Getting Started : Dart

Recently  I have been experimenting with Google Dart and HTML. After doing some web development with HTML5/JS I found the javascript files very quickly became huge and complicated pieces of javascript. I tried Dart in the hope that it could solve all my javascript woes and make development a little more familiar to Java. The following is a quick tutorial on how to create a small app with Dart.

View App

Getting Started

You can download the IDE and SDK from  – http://www.dartlang.org/

On the dartlang website you may want to look at some of the code samples one of which I used to construct this small application.

Opening the Dart IDE you should see its very similar to Eclipse.

  • Create a new Application File -> New Application or First Icon in Toolbar
  • Name the application
  • Select Generate content for basic web app content

Dart Editor will generate 3 files of interest <app_name>.css/html/dart

Pressing the Run Button (Play Icon) – you should see this

Dart generated sample code

Do as the App says and experience a nice transformation

Creating my First Application

I decided I wanted to create something fun and that could be incredibly simple and that I could gradually make more complex. I came up with a Picture Puzzle with the base goal of creating a small image split into tiles that can be re ordered to recreate the image.
I started with the Drag n Drop code sample supplied on the Dartlang code samples. Lets start with the HTML for the basic version of the app. I wanted a 3*3 grid of tiles for ane asy to complete grid. As an initial design we will hard code the tiles later as we get more comfortable we can dynamically add these.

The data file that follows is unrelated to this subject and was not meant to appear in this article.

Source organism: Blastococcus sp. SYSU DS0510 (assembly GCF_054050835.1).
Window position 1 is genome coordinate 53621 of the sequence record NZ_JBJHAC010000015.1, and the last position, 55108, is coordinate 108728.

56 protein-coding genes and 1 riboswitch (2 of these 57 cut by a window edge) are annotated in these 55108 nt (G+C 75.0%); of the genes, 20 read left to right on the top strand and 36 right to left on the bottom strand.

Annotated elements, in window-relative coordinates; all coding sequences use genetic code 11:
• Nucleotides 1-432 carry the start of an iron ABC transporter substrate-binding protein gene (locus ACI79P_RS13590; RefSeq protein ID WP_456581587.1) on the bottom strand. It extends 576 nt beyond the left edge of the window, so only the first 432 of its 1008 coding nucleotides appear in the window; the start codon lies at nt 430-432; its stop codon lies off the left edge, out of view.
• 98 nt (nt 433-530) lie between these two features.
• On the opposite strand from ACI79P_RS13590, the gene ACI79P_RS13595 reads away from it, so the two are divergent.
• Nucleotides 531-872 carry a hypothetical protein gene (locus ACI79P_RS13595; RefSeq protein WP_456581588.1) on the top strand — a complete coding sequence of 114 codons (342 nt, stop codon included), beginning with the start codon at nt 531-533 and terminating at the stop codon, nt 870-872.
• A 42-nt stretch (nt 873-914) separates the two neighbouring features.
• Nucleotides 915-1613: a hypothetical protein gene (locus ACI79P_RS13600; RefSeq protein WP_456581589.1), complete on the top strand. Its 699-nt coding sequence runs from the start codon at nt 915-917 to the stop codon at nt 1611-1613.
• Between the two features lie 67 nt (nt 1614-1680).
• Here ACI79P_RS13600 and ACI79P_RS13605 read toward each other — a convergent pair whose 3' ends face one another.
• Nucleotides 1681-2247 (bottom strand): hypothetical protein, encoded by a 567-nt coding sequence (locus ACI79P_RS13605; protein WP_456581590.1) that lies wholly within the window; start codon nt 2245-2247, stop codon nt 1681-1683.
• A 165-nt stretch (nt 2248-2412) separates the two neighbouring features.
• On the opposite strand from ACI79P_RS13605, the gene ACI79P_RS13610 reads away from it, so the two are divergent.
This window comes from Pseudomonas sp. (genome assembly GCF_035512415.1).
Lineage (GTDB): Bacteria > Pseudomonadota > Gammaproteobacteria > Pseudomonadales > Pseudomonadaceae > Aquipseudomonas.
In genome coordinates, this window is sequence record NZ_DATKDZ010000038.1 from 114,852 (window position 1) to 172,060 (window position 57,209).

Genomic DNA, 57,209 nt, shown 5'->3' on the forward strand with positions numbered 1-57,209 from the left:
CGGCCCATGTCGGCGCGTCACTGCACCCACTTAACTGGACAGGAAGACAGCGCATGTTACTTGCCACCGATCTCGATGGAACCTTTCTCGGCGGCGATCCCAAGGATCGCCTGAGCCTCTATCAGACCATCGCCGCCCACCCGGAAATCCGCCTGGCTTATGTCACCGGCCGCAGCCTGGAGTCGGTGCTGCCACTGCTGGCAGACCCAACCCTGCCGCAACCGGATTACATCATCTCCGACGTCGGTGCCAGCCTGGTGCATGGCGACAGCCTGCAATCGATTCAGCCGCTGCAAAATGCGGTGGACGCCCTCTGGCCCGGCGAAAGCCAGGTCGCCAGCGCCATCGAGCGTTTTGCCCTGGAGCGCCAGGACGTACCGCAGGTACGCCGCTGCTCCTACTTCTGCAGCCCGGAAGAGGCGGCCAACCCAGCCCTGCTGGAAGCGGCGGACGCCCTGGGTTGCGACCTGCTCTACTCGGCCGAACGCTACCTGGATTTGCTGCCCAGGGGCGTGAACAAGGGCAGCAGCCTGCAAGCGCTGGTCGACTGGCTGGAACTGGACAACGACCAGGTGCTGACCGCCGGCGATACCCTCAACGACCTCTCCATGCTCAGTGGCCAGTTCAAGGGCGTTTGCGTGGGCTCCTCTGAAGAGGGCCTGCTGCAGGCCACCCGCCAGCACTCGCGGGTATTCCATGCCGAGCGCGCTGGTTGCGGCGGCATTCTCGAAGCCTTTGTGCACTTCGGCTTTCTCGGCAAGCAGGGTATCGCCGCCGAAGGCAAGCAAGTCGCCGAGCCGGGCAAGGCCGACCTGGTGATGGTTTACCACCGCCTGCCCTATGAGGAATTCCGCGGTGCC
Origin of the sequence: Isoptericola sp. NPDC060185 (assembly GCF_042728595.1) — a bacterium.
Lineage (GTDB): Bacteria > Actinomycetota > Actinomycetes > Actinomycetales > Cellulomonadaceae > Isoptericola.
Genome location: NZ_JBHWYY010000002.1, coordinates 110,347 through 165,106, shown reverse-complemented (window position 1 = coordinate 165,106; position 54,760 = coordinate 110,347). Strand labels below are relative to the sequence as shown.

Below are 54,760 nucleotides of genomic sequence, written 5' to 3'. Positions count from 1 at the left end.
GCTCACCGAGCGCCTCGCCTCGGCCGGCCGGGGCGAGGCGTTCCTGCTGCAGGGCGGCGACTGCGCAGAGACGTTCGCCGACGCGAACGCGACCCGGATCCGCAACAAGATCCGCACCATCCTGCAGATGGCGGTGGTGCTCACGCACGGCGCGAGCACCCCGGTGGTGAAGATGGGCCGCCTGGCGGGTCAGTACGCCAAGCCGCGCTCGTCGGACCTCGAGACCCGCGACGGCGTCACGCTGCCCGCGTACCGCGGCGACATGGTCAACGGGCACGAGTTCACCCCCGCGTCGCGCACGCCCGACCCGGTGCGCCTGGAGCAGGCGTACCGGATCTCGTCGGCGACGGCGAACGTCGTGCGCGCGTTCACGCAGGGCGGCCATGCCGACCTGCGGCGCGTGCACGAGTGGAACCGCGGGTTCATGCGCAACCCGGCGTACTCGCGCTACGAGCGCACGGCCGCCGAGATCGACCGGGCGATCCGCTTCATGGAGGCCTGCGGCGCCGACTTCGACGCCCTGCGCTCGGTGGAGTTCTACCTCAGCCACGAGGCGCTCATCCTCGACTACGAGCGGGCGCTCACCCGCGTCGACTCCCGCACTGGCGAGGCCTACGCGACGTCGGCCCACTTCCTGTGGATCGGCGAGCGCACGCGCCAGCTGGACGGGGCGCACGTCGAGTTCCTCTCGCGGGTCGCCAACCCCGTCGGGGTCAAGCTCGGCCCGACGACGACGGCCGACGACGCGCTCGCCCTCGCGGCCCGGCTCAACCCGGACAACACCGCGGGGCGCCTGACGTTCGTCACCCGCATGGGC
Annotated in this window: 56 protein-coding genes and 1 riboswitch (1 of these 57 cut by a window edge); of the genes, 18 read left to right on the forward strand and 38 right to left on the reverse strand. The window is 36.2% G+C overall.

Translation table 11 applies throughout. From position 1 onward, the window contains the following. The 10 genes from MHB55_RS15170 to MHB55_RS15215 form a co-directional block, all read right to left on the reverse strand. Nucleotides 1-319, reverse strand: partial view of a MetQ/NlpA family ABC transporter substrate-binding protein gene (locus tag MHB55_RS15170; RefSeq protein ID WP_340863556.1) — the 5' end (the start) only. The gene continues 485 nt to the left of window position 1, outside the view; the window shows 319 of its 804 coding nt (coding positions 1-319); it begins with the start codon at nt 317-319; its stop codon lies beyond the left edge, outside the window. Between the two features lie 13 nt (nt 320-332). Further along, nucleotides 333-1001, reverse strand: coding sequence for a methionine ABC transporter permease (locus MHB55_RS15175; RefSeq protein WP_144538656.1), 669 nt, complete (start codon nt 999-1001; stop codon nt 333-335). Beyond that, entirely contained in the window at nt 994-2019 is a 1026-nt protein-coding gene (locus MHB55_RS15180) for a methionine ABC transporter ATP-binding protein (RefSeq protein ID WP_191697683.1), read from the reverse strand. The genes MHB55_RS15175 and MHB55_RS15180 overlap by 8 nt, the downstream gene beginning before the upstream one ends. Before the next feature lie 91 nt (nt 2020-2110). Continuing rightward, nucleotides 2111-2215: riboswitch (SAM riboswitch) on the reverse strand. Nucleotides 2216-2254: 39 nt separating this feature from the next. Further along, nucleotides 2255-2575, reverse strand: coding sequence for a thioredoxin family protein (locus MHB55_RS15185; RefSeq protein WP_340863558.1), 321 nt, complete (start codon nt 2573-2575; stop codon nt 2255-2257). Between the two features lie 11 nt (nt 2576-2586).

<div id="container" class="board">

<div id=”tiles”>
<div id=”tile1″ draggable=”true”></div>
<div id=”tile2″ draggable=”true”></div>
<div id=”tile3″ draggable=”true”></div>
<div id=”tile4″ draggable=”true”></div>
<div id=”tile5″ draggable=”true”></div>
<div id=”tile6″ draggable=”true”></div>
<div id=”tile7″ draggable=”true”></div>
<div id=”tile8″ draggable=”true”></div>
<div id=”tile9″ draggable=”true”></div>


Hopefully this is self explanatory, each div tag will represent a tile and each tile has to have the draggable attribute set to true so that we can move them. Easy !!

The Dart code now, this is the new exciting stuff. You have your tiles parent element that contains all the pieces of the puzzle. View the full dart code here I will only explain main snippets below to save this being an enormous post!

Adding Drag n Drop functionality

There are a few Element event handlers that have to be set to make our tiles drag n drop nicely.

  1. on.dragStart
  2. on.dragEnd
  3. on.dragEnter
  4. on.dragOver
  5. on.dragLeave
  6. on.drop

It is possible to code drag n drop much simpler with basic start/end/drop functions but this way we can make it perform much smoother. The code here is very similar to the drag n drop HTML5 sample so take a look at that for a good base implementation.

onDragStart Event

void _onDragStart(MouseEvent event) {
//Get the tile being dragged by user from the MouseEvent
Element dragTarget = event.target;
//add css to show the tile is in motion
_dragSourceEl = dragTarget;
event.dataTransfer.effectAllowed = 'move';
//let the browser know which element is moving
event.dataTransfer.setData('text/html', dragTarget.innerHTML);

The above method initiates the dragging telling the browser we are moving dragTarget and assigns a custom css to show the user that the item is in motion.

onDrop Event

void _onDrop(MouseEvent event) {